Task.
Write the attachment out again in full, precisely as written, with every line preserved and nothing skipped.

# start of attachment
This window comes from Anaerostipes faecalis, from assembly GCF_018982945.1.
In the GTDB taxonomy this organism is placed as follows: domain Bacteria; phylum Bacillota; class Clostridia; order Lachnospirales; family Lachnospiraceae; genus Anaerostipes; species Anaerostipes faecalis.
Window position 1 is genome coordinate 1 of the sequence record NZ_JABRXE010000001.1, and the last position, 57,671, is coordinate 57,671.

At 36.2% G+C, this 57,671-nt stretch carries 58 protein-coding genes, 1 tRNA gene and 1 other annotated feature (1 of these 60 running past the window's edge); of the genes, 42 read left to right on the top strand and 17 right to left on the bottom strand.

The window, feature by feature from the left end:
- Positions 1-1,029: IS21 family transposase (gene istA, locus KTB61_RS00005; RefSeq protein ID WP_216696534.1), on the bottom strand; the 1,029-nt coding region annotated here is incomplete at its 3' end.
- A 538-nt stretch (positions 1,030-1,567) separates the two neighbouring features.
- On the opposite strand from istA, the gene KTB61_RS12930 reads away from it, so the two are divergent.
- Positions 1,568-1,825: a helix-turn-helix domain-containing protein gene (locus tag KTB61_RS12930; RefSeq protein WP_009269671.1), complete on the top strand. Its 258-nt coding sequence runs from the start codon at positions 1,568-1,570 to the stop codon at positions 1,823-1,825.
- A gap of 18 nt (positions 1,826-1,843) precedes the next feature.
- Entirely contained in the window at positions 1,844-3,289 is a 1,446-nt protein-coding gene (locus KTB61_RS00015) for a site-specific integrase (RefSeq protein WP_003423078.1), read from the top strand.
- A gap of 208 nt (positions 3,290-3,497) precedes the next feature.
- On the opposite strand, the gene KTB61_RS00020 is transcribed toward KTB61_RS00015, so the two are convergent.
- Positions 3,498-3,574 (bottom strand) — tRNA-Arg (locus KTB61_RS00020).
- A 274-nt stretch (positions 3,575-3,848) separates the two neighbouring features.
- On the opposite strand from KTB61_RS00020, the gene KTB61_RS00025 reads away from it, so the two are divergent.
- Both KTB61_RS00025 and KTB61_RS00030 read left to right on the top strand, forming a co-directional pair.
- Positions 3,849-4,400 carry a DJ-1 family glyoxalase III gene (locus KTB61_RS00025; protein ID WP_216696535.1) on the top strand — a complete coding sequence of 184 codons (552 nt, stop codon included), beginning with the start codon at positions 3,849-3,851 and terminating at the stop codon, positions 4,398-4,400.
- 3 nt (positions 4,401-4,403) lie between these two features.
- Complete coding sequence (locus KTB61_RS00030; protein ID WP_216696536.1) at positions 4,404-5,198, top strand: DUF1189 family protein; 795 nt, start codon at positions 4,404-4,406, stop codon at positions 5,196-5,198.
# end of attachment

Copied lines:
This window comes from Anaerostipes faecalis, from assembly GCF_018982945.1.
In the GTDB taxonomy this organism is placed as follows: domain Bacteria; phylum Bacillota; class Clostridia; order Lachnospirales; family Lachnospiraceae; genus Anaerostipes; species Anaerostipes faecalis.
Window position 1 is genome coordinate 1 of the sequence record NZ_JABRXE010000001.1, and the last position, 57,671, is coordinate 57,671.

At 36.2% G+C, this 57,671-nt stretch carries 58 protein-coding genes, 1 tRNA gene and 1 other annotated feature (1 of these 60 running past the window's edge); of the genes, 42 read left to right on the top strand and 17 right to left on the bottom strand.

The window, feature by feature from the left end:
- Positions 1-1,029: IS21 family transposase (gene istA, locus KTB61_RS00005; RefSeq protein ID WP_216696534.1), on the bottom strand; the 1,029-nt coding region annotated here is incomplete at its 3' end.
- A 538-nt stretch (positions 1,030-1,567) separates the two neighbouring features.
- On the opposite strand from istA, the gene KTB61_RS12930 reads away from it, so the two are divergent.
- Positions 1,568-1,825: a helix-turn-helix domain-containing protein gene (locus tag KTB61_RS12930; RefSeq protein WP_009269671.1), complete on the top strand. Its 258-nt coding sequence runs from the start codon at positions 1,568-1,570 to the stop codon at positions 1,823-1,825.
- A gap of 18 nt (positions 1,826-1,843) precedes the next feature.
- Entirely contained in the window at positions 1,844-3,289 is a 1,446-nt protein-coding gene (locus KTB61_RS00015) for a site-specific integrase (RefSeq protein WP_003423078.1), read from the top strand.
- A gap of 208 nt (positions 3,290-3,497) precedes the next feature.
- On the opposite strand, the gene KTB61_RS00020 is transcribed toward KTB61_RS00015, so the two are convergent.
- Positions 3,498-3,574 (bottom strand) — tRNA-Arg (locus KTB61_RS00020).
- A 274-nt stretch (positions 3,575-3,848) separates the two neighbouring features.
- On the opposite strand from KTB61_RS00020, the gene KTB61_RS00025 reads away from it, so the two are divergent.
- Both KTB61_RS00025 and KTB61_RS00030 read left to right on the top strand, forming a co-directional pair.
- Positions 3,849-4,400 carry a DJ-1 family glyoxalase III gene (locus KTB61_RS00025; protein ID WP_216696535.1) on the top strand — a complete coding sequence of 184 codons (552 nt, stop codon included), beginning with the start codon at positions 3,849-3,851 and terminating at the stop codon, positions 4,398-4,400.
- 3 nt (positions 4,401-4,403) lie between these two features.
- Complete coding sequence (locus KTB61_RS00030; protein ID WP_216696536.1) at positions 4,404-5,198, top strand: DUF1189 family protein; 795 nt, start codon at positions 4,404-4,406, stop codon at positions 5,196-5,198.